Friday, February 22, 2013

Scuba Diving in the Galapagos: Changing My Perspective

I wrote a blog post back in November about how when I dive, I feel like I'm in a secret world. After a week diving in the Galapagos Islands, 600 km off the coast of Ecuador, I have to say I've gained a new perspective. Diving at Wolf and Darwin Islands in the Galapagos is a type of diving I've never experienced, and 13 other extremely experienced divers all agreed. We were on a boat with people who've logged over 300 dives, been diving in Africa, Sudan, Philippines, Maldives and Papua New Guinea. But not one other diver had experienced the power off the ocean that made me feel like just another fish in the sea.

Another fish in the sea!
 Let me paint you a picture of our third dive of our first day at the diving Mecca of Wolf Island. 

After our briefing where we learn about our “dive plan,” we gear up, get on the dingy, and head out to where we’re going to drop in. On the count of three we all roll backwards off the boat and proceed with a “negative buoyancy entry” where you quickly descend from the surface as soon as you hit the water. This type of entry is employed when currents are strong. So, we descend and immediately feel that the currents are a little stronger here than our earlier dives. We follow our divemaster’s lead as he begins a sort of horizontal rock climb on the rocks on our right side in order to move in the opposite direction of the current. He quickly realizes this is a fruitless effort because the currents are pushing our bodies around like we’re feathers. I watch small fish fly by me – pushed away quickly by the current like I will be if I let go. I see our divemaster settle into a spot behind a rock that protects him a bit from the surge so I try to find a similar spot quickly, but must also pay attention to where I put my hands and knees – I don’t want to accidentally settle in on top of a scorpion fish which are abundant in the area and are specially camouflaged to match the very rocks I need to hold onto. That would be a painful mistake.

I grab onto a rock as I’m whipped past it and my legs are flung around so that I’m facing into the current. I decide that this is as good of a spot as any; I don’t want to get any further from our divemaster than I already am. I can shield most of my body with the rock in front of me, but occasionally a surge flings my feet up and out and I risk losing my grip. I look for Drew to make sure he is ok, but I am afraid to turn around completely in case the surge comes as it will surely blow me away. Screw it, I love him, but right now, it’s every man for themselves! I feel like I’m literally hanging on for my life. My regulator (for you non-divers that is the thing you put in your mouth that allows you to breathe) is pushing against my mouth because of the strength of the current and I am biting down on it very hard to make sure it doesn't go anywhere. I mistakenly try to look behind me again to see if I can see my husband and my regulator is almost thrown out of my mouth by the ferocious current. “Alright”, I think to myself, “not doing that again.” I face forward and the surge picks up speed. My mask is pulsing against my face – the pressure is intense. I watch as more small fish are thrown past like they are leaves in the wind; they don’t have the luxury of hands to grab onto anything and must succumb to the strength and wrath of the ocean.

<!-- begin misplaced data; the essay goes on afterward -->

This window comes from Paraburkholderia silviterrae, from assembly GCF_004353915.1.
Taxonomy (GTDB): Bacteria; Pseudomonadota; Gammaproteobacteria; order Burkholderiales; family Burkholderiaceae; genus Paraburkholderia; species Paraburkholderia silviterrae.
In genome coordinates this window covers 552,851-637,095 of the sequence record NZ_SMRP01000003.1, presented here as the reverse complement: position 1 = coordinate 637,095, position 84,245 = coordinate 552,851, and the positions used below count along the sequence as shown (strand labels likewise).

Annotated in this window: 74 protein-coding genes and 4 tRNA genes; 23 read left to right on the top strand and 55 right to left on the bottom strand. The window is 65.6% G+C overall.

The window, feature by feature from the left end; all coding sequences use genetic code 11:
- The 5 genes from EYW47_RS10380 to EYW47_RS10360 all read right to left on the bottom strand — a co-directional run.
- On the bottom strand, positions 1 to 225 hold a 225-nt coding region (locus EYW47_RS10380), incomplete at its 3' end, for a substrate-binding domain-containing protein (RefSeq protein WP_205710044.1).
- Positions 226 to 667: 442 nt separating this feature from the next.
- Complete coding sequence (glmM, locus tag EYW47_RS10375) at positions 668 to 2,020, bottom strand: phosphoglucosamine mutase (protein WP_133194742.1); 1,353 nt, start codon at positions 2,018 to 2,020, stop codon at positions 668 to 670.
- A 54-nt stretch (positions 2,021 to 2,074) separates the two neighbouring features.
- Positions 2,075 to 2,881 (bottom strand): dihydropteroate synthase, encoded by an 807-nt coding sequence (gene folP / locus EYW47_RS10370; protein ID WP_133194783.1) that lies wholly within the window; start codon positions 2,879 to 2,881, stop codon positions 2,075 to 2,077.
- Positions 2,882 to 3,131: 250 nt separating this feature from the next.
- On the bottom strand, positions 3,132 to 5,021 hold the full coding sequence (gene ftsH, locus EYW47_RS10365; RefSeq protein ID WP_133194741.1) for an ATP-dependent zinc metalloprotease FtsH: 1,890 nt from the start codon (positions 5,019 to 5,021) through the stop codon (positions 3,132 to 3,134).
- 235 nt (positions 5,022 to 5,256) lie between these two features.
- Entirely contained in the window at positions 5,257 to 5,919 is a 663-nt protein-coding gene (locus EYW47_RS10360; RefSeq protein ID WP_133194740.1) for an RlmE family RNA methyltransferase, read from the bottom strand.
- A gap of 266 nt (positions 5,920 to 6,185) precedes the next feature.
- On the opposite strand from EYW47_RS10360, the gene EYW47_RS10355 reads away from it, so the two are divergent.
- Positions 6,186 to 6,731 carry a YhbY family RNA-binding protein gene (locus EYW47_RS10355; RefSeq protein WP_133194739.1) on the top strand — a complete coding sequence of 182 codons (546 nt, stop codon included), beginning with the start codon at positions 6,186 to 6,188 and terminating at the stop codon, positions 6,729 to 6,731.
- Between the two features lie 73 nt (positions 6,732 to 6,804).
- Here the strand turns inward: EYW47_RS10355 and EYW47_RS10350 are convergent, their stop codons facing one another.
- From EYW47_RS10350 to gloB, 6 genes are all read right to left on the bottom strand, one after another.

Notice how the bubbles are horizontal?
Usually they go straight up!
This sitting and holding on for dear life goes on for about 20 more minutes until finally our divemaster decides to give us a break from this mental and physical workout. We all let go of the rocks that are keeping us in place and let the current move us where it wants to (it would be futile to try anything else). We are quickly pushed along as a group, a little ball of humanity being taken for a ride by Mother Nature. Once I let go, both literally and figuratively, the “ride” on the current becomes almost fun. (And in some of our other dives the current was still swift, but not nearly as powerful, and so you could basically do nothing and “fly” through the underwater world as it whizzed by, like a ride at Disney World with incredible scenery of thousands of fish, sharks, turtles, moray eels, and even sea lions. What a blast!)

When we surfaced we could see the distance we traveled while below the water and it was incredible. One of the divemasters coined this dive site “The Washing Machine,” which is exactly how it felt a few times when my legs were pushed over my head, the surges trying to flip me and cause me to lose my grip.

In conclusion, don't worry (Mom). Not all of the dives were like this. In fact, this was the only one that scared me. Every other one was manageable and quite amazing. (Except the dive immediately following this one, which I skipped because my ear hurt as I was pushed from four meters to eight meters in a matter of seconds and wasn't able to equalize for a minute or so. Ask Drew about his experience at “The Pinnacle,” it’s his story to tell, not mine!)

In conclusion: If you're a diver, GO. Sea lions. Hammerheads. Galapagos reef sharks. Silky sharks. Dolphins. Millions of fish. Turtles. More eels than I've seen anywhere. Rays. And between June and November: whale sharks (for which we will return!). Need I say more?

If you're not a diver, but love learning about animals and plants, love beautiful scenery, and will put your face in the water to snorkel: GO.

Just GO. 


  1. Awesome! Thanks for taking us there!

  2. Great post, Andrea! Your writing was great and made me feel the intensity you felt. Glad you got to experience it and got out safely!

  3. That does sound scary! I bet you won't ever forget the experience though.

    Sft x

    1. Absolutely not! Just another story for the books, right? ;-)